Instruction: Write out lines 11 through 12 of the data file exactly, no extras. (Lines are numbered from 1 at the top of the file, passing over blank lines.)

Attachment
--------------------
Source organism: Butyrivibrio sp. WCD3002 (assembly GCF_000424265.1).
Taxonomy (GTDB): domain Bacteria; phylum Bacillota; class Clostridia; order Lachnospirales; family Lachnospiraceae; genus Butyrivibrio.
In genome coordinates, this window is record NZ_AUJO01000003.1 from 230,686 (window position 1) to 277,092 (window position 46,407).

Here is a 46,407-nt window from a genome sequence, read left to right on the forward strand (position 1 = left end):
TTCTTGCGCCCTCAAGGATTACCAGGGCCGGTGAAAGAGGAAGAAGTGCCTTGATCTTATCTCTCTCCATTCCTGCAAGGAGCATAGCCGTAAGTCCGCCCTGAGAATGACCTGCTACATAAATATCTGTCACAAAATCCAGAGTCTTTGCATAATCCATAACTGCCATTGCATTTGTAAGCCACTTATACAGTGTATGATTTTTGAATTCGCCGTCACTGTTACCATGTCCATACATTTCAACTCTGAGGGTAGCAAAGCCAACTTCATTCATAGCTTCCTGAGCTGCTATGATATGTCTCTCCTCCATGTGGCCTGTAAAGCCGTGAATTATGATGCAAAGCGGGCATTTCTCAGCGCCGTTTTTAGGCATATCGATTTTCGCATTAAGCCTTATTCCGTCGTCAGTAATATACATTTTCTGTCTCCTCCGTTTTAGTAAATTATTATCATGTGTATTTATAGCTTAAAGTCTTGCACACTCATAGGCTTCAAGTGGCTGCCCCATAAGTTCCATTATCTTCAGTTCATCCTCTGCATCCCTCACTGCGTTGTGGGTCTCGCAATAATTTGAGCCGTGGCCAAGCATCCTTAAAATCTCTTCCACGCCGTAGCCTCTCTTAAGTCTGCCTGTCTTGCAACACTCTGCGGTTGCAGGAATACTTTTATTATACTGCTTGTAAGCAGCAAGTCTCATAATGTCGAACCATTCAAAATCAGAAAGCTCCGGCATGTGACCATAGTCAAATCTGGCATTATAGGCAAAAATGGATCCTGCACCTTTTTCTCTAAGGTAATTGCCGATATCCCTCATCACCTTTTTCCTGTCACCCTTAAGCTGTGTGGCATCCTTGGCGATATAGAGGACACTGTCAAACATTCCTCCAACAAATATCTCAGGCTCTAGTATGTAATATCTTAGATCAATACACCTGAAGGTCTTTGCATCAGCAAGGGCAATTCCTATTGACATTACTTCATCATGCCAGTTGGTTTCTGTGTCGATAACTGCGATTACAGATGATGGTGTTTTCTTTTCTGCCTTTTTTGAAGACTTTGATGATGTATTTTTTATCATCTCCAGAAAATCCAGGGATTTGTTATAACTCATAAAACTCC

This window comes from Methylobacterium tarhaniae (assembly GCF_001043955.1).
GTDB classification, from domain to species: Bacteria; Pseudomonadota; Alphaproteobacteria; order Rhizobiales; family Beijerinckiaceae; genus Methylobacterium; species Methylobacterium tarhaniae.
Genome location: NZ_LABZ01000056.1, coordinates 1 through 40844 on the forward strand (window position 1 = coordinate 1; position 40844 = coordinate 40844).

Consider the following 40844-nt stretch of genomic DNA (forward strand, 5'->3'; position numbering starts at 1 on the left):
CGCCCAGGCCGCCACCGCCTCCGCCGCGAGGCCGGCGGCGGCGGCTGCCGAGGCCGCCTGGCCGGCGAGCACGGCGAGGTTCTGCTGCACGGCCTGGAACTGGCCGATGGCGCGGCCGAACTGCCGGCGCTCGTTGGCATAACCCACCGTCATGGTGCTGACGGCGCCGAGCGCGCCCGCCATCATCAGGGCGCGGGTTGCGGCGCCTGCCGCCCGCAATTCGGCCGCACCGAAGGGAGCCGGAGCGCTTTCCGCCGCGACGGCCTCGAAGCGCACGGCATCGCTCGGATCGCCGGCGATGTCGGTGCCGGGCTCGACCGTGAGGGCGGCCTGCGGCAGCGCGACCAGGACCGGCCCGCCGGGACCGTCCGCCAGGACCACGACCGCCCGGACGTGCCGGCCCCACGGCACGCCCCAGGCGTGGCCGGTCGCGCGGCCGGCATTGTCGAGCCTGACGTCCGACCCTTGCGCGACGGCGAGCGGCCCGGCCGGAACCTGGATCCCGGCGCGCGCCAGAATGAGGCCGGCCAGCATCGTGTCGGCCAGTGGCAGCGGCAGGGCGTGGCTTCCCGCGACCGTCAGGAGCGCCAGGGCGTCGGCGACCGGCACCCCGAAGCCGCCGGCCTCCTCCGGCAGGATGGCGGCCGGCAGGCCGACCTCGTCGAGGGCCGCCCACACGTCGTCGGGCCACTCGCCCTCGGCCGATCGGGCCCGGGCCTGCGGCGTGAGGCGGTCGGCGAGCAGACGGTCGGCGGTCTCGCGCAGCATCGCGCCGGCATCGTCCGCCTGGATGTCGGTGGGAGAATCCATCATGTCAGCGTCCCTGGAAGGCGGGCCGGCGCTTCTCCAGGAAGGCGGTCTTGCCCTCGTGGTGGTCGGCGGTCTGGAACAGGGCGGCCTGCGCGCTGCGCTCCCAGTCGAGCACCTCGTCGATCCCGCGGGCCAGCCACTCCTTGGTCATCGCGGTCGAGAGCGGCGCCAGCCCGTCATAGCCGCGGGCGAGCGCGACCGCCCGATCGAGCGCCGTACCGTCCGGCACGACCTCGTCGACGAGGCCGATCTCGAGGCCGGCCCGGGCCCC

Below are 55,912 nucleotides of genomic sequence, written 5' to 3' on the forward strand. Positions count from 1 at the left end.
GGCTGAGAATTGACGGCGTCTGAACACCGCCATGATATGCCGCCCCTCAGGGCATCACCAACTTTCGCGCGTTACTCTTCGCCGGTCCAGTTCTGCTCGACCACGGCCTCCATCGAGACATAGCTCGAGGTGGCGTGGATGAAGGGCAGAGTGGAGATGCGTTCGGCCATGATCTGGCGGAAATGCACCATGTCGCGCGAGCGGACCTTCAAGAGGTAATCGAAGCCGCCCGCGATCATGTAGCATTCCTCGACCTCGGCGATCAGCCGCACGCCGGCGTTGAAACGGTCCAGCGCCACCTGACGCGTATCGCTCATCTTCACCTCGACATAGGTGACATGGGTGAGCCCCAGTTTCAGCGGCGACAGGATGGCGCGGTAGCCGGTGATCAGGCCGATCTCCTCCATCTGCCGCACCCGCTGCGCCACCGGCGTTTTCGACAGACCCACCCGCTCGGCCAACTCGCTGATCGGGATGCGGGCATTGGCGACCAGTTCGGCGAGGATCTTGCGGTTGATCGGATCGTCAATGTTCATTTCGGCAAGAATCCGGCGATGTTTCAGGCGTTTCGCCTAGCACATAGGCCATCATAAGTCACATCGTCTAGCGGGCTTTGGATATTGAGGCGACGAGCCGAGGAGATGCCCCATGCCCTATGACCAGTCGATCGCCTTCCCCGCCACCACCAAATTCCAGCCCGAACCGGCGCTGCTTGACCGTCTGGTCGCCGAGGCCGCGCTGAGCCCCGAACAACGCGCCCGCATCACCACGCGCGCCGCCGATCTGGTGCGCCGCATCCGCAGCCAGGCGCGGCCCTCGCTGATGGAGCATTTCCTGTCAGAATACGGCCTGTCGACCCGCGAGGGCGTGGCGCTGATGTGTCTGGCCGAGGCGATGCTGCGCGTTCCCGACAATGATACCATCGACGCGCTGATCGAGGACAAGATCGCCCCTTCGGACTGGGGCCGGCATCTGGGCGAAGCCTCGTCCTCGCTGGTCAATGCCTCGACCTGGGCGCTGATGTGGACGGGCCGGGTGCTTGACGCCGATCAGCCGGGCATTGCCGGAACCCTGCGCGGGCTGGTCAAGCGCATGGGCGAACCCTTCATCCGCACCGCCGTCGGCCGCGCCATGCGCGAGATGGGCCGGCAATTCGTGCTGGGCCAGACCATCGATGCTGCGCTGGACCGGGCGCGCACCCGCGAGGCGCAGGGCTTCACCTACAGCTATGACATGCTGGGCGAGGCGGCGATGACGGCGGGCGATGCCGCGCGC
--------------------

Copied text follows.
Below are 55,912 nucleotides of genomic sequence, written 5' to 3' on the forward strand. Positions count from 1 at the left end.
GGCTGAGAATTGACGGCGTCTGAACACCGCCATGATATGCCGCCCCTCAGGGCATCACCAACTTTCGCGCGTTACTCTTCGCCGGTCCAGTTCTGCTCGACCACGGCCTCCATCGAGACATAGCTCGAGGTGGCGTGGATGAAGGGCAGAGTGGAGATGCGTTCGGCCATGATCTGGCGGAAATGCACCATGTCGCGCGAGCGGACCTTCAAGAGGTAATCGAAGCCGCCCGCGATCATGTAGCATTCCTCGACCTCGGCGATCAGCCGCACGCCGGCGTTGAAACGGTCCAGCGCCACCTGACGCGTATCGCTCATCTTCACCTCGACATAGGTGACATGGGTGAGCCCCAGTTTCAGCGGCGACAGGATGGCGCGGTAGCCGGTGATCAGGCCGATCTCCTCCATCTGCCGCACCCGCTGCGCCACCGGCGTTTTCGACAGACCCACCCGCTCGGCCAACTCGCTGATCGGGATGCGGGCATTGGCGACCAGTTCGGCGAGGATCTTGCGGTTGATCGGATCGTCAATGTTCATTTCGGCAAGAATCCGGCGATGTTTCAGGCGTTTCGCCTAGCACATAGGCCATCATAAGTCACATCGTCTAGCGGGCTTTGGATATTGAGGCGACGAGCCGAGGAGATGCCCCATGCCCTATGACCAGTCGATCGCCTTCCCCGCCACCACCAAATTCCAGCCCGAACCGGCGCTGCTTGACCGTCTGGTCGCCGAGGCCGCGCTGAGCCCCGAACAACGCGCCCGCATCACCACGCGCGCCGCCGATCTGGTGCGCCGCATCCGCAGCCAGGCGCGGCCCTCGCTGATGGAGCATTTCCTGTCAGAATACGGCCTGTCGACCCGCGAGGGCGTGGCGCTGATGTGTCTGGCCGAGGCGATGCTGCGCGTTCCCGACAATGATACCATCGACGCGCTGATCGAGGACAAGATCGCCCCTTCGGACTGGGGCCGGCATCTGGGCGAAGCCTCGTCCTCGCTGGTCAATGCCTCGACCTGGGCGCTGATGTGGACGGGCCGGGTGCTTGACGCCGATCAGCCGGGCATTGCCGGAACCCTGCGCGGGCTGGTCAAGCGCATGGGCGAACCCTTCATCCGCACCGCCGTCGGCCGCGCCATGCGCGAGATGGGCCGGCAATTCGTGCTGGGCCAGACCATCGATGCTGCGCTGGACCGGGCGCGCACCCGCGAGGCGCAGGGCTTCACCTACAGCTATGACATGCTGGGCGAGGCGGCGATGACGGCGGGCGATGCCGCGCGC